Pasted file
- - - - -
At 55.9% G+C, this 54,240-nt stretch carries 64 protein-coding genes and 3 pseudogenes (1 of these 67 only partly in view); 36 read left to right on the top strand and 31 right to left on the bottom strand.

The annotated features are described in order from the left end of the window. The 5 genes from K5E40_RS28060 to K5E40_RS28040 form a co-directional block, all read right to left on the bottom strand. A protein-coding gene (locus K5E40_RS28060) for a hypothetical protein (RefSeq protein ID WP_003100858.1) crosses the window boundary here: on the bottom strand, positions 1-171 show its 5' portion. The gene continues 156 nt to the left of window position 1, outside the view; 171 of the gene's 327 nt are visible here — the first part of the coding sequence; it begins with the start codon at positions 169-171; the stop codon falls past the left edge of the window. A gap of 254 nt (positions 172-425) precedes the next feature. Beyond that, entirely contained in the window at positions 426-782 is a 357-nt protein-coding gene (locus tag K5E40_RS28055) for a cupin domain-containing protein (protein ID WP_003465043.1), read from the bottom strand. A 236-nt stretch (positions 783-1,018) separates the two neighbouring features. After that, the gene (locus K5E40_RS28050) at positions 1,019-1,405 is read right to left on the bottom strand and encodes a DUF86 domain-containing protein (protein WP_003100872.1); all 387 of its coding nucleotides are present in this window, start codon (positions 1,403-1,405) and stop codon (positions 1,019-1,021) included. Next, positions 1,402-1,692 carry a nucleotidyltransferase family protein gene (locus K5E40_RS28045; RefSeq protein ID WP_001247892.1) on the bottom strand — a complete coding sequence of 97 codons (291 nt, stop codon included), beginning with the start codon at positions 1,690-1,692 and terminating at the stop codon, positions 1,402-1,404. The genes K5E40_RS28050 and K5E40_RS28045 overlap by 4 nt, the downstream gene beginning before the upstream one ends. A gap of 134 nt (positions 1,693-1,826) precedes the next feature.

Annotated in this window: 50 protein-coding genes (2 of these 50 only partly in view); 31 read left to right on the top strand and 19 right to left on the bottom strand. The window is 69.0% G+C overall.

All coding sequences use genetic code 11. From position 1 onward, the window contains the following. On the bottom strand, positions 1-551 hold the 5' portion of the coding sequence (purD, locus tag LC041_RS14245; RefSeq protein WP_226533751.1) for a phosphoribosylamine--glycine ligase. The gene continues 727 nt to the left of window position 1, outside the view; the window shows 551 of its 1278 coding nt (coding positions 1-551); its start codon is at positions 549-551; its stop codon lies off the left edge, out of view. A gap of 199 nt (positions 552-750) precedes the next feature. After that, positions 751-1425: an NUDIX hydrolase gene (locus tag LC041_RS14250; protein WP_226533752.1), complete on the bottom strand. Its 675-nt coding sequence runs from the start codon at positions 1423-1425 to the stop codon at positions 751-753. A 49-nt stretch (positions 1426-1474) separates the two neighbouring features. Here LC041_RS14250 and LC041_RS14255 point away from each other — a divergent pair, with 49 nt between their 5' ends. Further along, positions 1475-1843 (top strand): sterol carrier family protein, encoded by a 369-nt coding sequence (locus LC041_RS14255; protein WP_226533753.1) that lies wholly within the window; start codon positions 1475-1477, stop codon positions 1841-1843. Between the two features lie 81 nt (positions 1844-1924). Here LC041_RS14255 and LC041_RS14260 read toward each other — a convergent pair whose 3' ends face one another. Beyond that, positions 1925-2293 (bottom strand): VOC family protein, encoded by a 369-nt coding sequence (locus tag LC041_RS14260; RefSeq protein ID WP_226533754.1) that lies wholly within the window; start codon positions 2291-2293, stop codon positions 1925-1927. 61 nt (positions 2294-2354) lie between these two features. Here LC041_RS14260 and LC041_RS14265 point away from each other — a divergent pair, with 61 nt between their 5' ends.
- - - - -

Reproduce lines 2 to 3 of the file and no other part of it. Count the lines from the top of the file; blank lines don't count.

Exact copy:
The annotated features are described in order from the left end of the window. The 5 genes from K5E40_RS28060 to K5E40_RS28040 form a co-directional block, all read right to left on the bottom strand. A protein-coding gene (locus K5E40_RS28060) for a hypothetical protein (RefSeq protein ID WP_003100858.1) crosses the window boundary here: on the bottom strand, positions 1-171 show its 5' portion. The gene continues 156 nt to the left of window position 1, outside the view; 171 of the gene's 327 nt are visible here — the first part of the coding sequence; it begins with the start codon at positions 169-171; the stop codon falls past the left edge of the window. A gap of 254 nt (positions 172-425) precedes the next feature. Beyond that, entirely contained in the window at positions 426-782 is a 357-nt protein-coding gene (locus tag K5E40_RS28055) for a cupin domain-containing protein (protein ID WP_003465043.1), read from the bottom strand. A 236-nt stretch (positions 783-1,018) separates the two neighbouring features. After that, the gene (locus K5E40_RS28050) at positions 1,019-1,405 is read right to left on the bottom strand and encodes a DUF86 domain-containing protein (protein WP_003100872.1); all 387 of its coding nucleotides are present in this window, start codon (positions 1,403-1,405) and stop codon (positions 1,019-1,021) included. Next, positions 1,402-1,692 carry a nucleotidyltransferase family protein gene (locus K5E40_RS28045; RefSeq protein ID WP_001247892.1) on the bottom strand — a complete coding sequence of 97 codons (291 nt, stop codon included), beginning with the start codon at positions 1,690-1,692 and terminating at the stop codon, positions 1,402-1,404. The genes K5E40_RS28050 and K5E40_RS28045 overlap by 4 nt, the downstream gene beginning before the upstream one ends. A gap of 134 nt (positions 1,693-1,826) precedes the next feature.

Annotated in this window: 50 protein-coding genes (2 of these 50 only partly in view); 31 read left to right on the top strand and 19 right to left on the bottom strand. The window is 69.0% G+C overall.